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Ruto ally wants Senate scrapped

by kenya-tribune

A Jubilee MP allied to Deputy President William Ruto has proposed that the Senate be abolished and the positions of Nominated MP and MCA scrapped.

If adopted, Caleb Kositany’s radical proposal would occasion a constitutional amendment through a referendum ahead of the 2022 polls.

In a later to National Assembly Speaker dated September 17, Kositany says the positions cost the public over Sh3 billion annually, “which constitutes a heavy burden to the taxpayer.”

He does not mention the 349-strong National Assembly, where he is a member.

Kositany has asked Muturi to direct the legal service directorate to assist him in formulating the bill.

“We have to think in the long-term and I would want anyone else to challenge me. What does the Senate do that is so special that cannot be done by the National Assembly? I don’t see any reason why we should have the Senate overburden taxpayers,” he said.

Read: Reduce counties and number of MPs to curb rising wage bill, says religious group

The MP whose Soy constituency borders Ruto’s Turbo in Uasin Gishu however told the Star that his proposal has nothing to do with the 2022 politics and was purely motivated by a desire to trim the huge wage bill.

“I have not even spoken to the Deputy President about it. I have only spoken to the people of Soy. The Deputy President has nothing to do with my bill at all,” he told the Star yesterday.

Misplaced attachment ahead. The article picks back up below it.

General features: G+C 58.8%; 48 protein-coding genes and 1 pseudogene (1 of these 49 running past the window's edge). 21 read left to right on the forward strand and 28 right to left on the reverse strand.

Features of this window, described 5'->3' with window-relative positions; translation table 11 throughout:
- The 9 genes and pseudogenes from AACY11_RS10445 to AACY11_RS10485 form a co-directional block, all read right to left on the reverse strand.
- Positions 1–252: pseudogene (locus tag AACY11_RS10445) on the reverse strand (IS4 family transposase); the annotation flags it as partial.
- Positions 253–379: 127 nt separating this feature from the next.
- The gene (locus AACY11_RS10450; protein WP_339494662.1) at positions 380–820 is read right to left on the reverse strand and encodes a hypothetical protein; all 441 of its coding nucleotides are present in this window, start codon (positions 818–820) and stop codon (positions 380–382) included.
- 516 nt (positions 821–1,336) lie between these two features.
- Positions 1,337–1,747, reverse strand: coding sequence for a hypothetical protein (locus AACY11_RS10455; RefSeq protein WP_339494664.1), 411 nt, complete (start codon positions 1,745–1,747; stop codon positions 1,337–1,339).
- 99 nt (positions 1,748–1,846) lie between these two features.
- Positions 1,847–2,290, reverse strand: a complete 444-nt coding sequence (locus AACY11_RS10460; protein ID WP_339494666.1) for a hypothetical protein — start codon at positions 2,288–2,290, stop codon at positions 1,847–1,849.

Kositany is one of Ruto’s close associates who often conducts political missions on his behalf.

However, last evening, the Ruto’s communications director David Mugonyi said the DP speaks for himself and should not be dragged into the initiatives of other individuals.

“Kositany is an MP and he speaks for himself. As you are aware, the DP has said he speaks for himself. We have to stop this notion that whenever an MP from Rift Valley speaks, he is an ally or speaks for the DP,” Mugonyi said.

“Above all, interrogate his proposal — Is it feasible or just hot air? That calls for change of the constitution. What is the DP’s stand on the same? His view on the referendum is clear,” he added.

More: Aukot wants woman rep post abolished, MPs reduced to 194


Ruto’s supporters vehemently opposed a proposal for a referendum by Nasa’s Raila Odinga, with the DP derisively dismissing its advocates as “lazy and incompetent” politicians.

While addressing the devolution conference in April, Raila had proposed a parliamentary system of government with a three a three-tier devolved structure comprising 14 administrative regions.

In May, Ruto shot back: “Lazy and incompetent people who don’t want to work hard, and incompetent people who can’t formulate programmes, and those who lose elections want to use the Constitution as their bogeyman.”

The DP’s allies then went on the warpath discrediting calls for a referendum as a ploy by some politicians (read Raila) to get to power through other means after failing to win elections.

Since March 9 truce between Raila and President Uhuru Kenyatta, Ruto’s supporters have remained suspicious of the handshake christened the Building Bridges Initiative.

The 14-member steering committee formed thereafter is expected to recommend broad changes to the structure of governance and the law ahead of the 2022 presidential elections.

Yesterday, Wiper Party leader Kalonzo Musyoka said Kositany’s proposal should await the recommendations from the handshake taskforce.